Trump administration adds new restrictions for fetal tissue research


https://www.axios.com/trump-admin-new-funding-issued-fetal-tissue-research-eb644a59-72d2-44c7-b0ca-ea9c2708214b.html

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The Trump administration eliminated funding for fetal tissue medical research by government scientists on Wednesday.

Why it matters: The decision is considered a win for anti-abortion rights supporters and a major blow to scientists who rely on the tissue from elective abortions for research into diseases like cancer, HIV and Zika, the Washington Post reports.

The administration also revoked a multimillion-dollar contract for a University of California at San Francisco lab that uses the tissue to test HIV treatments, per the Post.

  • UCSF’s multiyear government contract was terminated on Wednesday without further detail.

Context: The debate over the federal use of fetal tissue — obtained from abortions — got off the ground in 2015, when an anti-abortion rights group released videos alleging Planned Parenthood profited from selling the material. Planned Parenthood claimed the footage had been doctored to mislead, and after several state and congressional inquiries, the health care provider was cleared of misconduct.

  • Trump’s health department conducted a several-month audit of fetal tissue research “in light of the serious regulatory, moral, and ethical considerations involved,” per the Department of Health and Human Services.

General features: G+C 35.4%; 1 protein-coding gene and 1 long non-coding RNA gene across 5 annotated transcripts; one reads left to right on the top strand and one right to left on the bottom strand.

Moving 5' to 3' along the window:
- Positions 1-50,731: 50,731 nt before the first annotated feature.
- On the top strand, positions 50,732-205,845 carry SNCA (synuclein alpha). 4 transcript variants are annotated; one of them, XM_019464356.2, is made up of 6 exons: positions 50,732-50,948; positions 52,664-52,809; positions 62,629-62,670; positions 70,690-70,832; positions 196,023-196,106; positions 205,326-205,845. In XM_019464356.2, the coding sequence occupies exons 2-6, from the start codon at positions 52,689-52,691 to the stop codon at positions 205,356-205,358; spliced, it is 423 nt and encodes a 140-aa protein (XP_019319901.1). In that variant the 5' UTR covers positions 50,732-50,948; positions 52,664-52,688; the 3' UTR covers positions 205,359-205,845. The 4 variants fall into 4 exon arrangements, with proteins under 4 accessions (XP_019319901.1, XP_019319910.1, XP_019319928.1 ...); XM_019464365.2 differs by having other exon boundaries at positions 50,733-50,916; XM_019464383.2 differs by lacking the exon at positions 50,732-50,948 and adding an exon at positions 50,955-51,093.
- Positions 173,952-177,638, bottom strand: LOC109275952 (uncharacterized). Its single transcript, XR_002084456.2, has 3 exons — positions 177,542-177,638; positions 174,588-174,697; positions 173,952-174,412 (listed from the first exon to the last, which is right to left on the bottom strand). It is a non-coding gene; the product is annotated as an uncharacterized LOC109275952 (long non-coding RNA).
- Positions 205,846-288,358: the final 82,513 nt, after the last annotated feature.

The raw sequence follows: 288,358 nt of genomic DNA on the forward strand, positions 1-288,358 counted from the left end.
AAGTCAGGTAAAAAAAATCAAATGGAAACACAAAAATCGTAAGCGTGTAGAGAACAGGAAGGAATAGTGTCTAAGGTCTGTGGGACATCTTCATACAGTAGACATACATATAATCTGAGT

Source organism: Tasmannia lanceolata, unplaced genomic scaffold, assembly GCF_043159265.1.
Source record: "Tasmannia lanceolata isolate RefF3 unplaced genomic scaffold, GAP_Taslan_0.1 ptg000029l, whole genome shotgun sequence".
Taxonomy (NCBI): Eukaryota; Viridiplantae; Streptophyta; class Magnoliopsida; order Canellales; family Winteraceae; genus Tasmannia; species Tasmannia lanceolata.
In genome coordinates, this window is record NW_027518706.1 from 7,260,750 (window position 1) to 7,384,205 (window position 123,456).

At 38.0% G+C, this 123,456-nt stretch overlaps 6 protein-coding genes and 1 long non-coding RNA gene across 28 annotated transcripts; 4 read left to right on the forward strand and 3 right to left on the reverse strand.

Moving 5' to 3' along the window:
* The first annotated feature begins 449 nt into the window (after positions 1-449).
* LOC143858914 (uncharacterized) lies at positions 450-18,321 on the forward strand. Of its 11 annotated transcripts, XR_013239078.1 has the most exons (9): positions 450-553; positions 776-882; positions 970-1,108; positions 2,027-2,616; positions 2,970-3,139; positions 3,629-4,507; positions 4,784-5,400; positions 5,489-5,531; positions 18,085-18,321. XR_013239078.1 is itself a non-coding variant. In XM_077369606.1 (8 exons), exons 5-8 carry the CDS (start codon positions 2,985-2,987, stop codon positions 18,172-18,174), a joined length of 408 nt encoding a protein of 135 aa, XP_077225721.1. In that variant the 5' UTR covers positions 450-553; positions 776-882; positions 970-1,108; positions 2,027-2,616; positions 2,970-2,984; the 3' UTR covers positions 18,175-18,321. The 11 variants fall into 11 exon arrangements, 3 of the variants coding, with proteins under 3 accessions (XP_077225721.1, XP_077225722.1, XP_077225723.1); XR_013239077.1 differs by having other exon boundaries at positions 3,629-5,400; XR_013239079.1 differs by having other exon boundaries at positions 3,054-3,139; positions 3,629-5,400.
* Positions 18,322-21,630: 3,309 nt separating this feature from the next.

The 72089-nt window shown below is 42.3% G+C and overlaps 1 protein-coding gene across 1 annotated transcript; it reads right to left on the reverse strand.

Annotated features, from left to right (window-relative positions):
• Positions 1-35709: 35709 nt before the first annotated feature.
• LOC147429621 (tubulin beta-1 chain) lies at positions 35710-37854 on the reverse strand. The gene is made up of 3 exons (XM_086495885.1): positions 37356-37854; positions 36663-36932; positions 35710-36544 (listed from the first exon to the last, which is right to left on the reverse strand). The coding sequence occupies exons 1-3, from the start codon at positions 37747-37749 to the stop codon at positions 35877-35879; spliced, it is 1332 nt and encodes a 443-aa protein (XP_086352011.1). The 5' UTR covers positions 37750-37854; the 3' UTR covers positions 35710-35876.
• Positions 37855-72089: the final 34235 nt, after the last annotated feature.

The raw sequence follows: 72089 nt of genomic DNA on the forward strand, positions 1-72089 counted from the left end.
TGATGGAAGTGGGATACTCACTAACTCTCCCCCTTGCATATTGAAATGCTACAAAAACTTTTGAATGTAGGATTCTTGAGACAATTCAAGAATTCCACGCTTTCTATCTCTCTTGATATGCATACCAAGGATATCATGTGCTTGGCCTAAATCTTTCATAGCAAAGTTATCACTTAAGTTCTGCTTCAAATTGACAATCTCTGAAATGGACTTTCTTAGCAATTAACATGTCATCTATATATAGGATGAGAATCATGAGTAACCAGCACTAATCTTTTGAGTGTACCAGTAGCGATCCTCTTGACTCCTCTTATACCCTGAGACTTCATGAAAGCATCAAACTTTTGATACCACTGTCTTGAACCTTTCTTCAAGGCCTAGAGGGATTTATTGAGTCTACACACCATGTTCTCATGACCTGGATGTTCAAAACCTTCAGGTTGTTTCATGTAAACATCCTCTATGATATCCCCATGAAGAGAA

The National Institutes of Health funds about 200 external research products that use fetal tissue, which will be unaffected. There are only 3 NIH-run projects that will be impacted.

  • Future grant applicants will be reviewed by an ethics advisory board.

What they’re saying: While the move is supported by anti-abortion advocates, scientists say it’s an impediment to finding new medical treatments.

  • The new rules “further erode the unique potential fetal tissue research holds for addressing such critical objectives as fighting blindness, ending Parkinson’s Disease, and advancing maternal and child health,” Research!America said in a statement.
  • “Valuable research that is directed at helping to develop therapies for terrible diseases will be stopped,” Larry Goldstein, a distinguished professor in the University of California, San Diego, told the Washington Post.

While scientists say that there is no equally effective alternative to fetal tissue in research, opponents of its use say that some newer methods show potential, the Post reports.

 

 

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